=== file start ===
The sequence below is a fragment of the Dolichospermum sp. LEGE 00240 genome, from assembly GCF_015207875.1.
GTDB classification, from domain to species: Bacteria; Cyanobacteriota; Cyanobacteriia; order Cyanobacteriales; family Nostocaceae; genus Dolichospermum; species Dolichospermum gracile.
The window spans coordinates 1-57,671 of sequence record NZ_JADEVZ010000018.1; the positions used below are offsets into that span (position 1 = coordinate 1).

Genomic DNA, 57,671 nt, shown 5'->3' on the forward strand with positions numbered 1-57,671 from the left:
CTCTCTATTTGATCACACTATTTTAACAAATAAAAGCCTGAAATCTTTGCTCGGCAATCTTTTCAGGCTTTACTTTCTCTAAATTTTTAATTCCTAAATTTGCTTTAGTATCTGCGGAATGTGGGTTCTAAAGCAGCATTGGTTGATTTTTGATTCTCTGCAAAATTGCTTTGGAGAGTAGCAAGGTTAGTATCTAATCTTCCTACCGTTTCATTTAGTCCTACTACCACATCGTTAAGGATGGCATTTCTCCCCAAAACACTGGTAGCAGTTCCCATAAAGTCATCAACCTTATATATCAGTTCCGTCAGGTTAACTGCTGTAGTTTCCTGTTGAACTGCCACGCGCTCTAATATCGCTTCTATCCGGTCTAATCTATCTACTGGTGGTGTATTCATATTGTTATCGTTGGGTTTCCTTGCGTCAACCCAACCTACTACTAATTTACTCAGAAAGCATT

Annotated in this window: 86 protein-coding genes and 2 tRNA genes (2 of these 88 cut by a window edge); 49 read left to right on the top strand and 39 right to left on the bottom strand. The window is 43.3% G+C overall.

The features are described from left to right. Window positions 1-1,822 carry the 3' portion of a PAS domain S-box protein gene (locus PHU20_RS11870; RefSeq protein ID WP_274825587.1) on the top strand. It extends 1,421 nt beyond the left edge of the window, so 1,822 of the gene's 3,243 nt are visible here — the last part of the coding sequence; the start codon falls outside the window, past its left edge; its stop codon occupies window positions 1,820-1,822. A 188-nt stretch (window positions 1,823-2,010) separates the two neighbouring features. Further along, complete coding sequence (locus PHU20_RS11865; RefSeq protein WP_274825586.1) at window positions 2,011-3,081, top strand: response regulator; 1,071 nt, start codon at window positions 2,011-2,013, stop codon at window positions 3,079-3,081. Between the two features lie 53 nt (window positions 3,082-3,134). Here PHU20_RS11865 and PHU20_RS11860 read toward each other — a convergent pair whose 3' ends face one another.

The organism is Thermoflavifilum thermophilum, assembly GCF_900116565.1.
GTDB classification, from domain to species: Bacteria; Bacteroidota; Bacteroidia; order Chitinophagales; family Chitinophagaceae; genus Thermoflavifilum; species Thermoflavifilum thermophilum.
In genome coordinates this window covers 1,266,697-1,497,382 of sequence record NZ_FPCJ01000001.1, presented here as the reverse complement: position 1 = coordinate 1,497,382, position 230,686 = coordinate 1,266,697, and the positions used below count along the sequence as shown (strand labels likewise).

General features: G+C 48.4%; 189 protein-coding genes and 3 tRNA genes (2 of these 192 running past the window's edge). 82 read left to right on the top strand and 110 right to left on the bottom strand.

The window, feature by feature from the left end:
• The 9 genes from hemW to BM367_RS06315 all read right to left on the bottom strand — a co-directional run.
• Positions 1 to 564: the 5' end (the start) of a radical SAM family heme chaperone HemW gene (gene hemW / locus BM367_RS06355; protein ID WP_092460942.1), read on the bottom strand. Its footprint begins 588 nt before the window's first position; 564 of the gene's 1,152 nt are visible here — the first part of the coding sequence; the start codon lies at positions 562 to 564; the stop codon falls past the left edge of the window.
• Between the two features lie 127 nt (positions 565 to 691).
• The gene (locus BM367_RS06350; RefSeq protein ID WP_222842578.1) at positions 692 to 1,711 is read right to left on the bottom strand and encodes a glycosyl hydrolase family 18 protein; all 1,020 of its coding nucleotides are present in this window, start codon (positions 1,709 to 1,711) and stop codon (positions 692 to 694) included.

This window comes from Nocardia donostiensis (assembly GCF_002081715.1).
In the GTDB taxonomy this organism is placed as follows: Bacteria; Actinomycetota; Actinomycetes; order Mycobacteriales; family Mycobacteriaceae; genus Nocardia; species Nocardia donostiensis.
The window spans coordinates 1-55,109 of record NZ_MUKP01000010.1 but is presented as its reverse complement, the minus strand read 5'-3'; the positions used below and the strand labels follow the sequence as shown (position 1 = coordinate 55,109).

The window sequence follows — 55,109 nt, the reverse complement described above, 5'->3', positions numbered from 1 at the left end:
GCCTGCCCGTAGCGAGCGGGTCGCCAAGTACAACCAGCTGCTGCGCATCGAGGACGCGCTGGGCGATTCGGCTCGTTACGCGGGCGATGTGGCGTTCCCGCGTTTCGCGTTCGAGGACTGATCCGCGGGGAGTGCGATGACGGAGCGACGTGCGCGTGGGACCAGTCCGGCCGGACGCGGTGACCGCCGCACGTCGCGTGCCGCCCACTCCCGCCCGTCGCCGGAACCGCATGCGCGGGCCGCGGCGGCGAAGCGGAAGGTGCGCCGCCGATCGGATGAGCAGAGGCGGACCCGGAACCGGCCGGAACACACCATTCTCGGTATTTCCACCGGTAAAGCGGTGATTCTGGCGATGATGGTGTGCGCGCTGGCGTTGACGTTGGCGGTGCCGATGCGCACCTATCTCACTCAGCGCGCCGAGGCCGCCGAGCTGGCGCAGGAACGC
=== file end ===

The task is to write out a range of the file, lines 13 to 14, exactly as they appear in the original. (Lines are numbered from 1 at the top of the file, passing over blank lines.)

• The 9 genes from hemW to BM367_RS06315 all read right to left on the bottom strand — a co-directional run.
• Positions 1 to 564: the 5' end (the start) of a radical SAM family heme chaperone HemW gene (gene hemW / locus BM367_RS06355; protein ID WP_092460942.1), read on the bottom strand. Its footprint begins 588 nt before the window's first position; 564 of the gene's 1,152 nt are visible here — the first part of the coding sequence; the start codon lies at positions 562 to 564; the stop codon falls past the left edge of the window.